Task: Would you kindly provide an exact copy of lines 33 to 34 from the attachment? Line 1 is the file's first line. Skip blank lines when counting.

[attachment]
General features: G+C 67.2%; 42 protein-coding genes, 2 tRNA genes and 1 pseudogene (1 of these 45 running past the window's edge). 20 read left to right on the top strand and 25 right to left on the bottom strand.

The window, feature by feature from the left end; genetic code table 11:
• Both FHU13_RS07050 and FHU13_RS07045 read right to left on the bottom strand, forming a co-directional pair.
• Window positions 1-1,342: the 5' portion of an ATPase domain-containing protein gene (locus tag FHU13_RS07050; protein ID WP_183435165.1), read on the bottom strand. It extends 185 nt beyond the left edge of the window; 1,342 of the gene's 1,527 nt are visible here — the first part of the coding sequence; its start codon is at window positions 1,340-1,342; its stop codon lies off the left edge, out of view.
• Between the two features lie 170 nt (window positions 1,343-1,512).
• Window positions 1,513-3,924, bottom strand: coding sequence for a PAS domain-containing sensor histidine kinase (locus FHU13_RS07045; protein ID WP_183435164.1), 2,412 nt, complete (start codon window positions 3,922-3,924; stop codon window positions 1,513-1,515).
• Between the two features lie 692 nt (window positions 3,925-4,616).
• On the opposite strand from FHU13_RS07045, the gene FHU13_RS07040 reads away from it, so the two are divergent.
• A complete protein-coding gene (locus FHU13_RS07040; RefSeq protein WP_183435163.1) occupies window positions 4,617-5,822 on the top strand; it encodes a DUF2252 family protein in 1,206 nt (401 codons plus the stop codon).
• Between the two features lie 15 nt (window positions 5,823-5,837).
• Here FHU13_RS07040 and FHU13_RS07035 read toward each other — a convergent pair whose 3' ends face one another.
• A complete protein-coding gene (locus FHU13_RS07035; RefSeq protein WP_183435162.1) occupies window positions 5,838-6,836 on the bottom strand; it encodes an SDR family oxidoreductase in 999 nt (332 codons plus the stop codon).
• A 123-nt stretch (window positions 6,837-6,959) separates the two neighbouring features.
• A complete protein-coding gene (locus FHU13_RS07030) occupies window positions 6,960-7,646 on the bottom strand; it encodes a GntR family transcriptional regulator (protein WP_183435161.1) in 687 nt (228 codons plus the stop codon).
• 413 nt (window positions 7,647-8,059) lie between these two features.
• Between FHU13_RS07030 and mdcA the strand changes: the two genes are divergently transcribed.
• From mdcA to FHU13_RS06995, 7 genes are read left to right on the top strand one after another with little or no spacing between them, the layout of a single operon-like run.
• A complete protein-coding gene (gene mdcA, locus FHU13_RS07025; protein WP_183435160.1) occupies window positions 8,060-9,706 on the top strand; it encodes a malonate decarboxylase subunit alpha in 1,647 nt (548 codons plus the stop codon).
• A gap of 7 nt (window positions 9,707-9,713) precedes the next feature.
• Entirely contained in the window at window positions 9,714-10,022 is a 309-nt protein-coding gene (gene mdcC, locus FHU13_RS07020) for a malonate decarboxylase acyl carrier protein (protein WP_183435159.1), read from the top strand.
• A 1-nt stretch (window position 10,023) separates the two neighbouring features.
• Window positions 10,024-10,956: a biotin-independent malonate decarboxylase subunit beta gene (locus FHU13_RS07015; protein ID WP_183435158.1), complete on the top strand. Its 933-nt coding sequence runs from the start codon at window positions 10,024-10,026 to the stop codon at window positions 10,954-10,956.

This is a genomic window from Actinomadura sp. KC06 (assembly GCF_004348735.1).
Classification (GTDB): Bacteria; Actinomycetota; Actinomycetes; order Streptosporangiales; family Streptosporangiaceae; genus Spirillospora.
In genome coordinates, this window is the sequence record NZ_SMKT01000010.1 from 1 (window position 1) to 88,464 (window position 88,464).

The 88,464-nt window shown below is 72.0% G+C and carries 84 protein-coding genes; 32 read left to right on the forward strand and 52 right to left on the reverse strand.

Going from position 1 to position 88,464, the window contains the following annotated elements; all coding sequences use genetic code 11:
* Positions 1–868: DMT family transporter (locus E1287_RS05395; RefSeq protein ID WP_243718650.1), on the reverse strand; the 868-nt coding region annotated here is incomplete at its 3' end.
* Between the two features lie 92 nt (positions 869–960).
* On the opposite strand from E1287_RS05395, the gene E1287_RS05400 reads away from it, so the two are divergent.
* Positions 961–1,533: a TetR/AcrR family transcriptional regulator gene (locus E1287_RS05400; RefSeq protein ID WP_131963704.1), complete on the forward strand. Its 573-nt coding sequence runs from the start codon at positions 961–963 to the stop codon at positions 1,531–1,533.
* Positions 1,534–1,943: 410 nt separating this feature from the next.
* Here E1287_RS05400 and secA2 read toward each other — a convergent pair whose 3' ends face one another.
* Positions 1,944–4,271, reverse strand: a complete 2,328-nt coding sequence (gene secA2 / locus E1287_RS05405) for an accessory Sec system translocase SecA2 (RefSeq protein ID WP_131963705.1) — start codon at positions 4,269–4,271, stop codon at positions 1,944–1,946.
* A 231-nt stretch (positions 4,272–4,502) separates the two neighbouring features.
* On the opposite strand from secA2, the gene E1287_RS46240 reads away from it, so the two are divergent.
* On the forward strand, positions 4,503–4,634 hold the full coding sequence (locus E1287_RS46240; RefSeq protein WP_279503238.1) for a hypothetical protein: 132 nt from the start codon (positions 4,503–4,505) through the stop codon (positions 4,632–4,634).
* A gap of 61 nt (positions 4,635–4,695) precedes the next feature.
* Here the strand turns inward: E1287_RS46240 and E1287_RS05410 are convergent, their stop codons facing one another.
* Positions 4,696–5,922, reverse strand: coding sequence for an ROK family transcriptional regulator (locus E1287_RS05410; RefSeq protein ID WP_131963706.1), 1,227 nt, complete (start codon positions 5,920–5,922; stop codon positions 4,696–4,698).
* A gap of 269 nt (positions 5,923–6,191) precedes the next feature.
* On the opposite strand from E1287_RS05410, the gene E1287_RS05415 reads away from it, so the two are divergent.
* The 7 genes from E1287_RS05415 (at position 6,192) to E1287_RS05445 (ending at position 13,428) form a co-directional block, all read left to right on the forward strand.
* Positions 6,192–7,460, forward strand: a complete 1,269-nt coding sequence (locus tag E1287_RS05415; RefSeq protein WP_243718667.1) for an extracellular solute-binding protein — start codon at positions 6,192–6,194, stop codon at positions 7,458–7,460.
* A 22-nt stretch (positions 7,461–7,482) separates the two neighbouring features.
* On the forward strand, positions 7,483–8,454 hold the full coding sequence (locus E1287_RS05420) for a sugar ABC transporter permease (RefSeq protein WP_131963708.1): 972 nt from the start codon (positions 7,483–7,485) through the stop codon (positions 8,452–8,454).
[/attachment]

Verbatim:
* Here E1287_RS05400 and secA2 read toward each other — a convergent pair whose 3' ends face one another.
* Positions 1,944–4,271, reverse strand: a complete 2,328-nt coding sequence (gene secA2 / locus E1287_RS05405) for an accessory Sec system translocase SecA2 (RefSeq protein ID WP_131963705.1) — start codon at positions 4,269–4,271, stop codon at positions 1,944–1,946.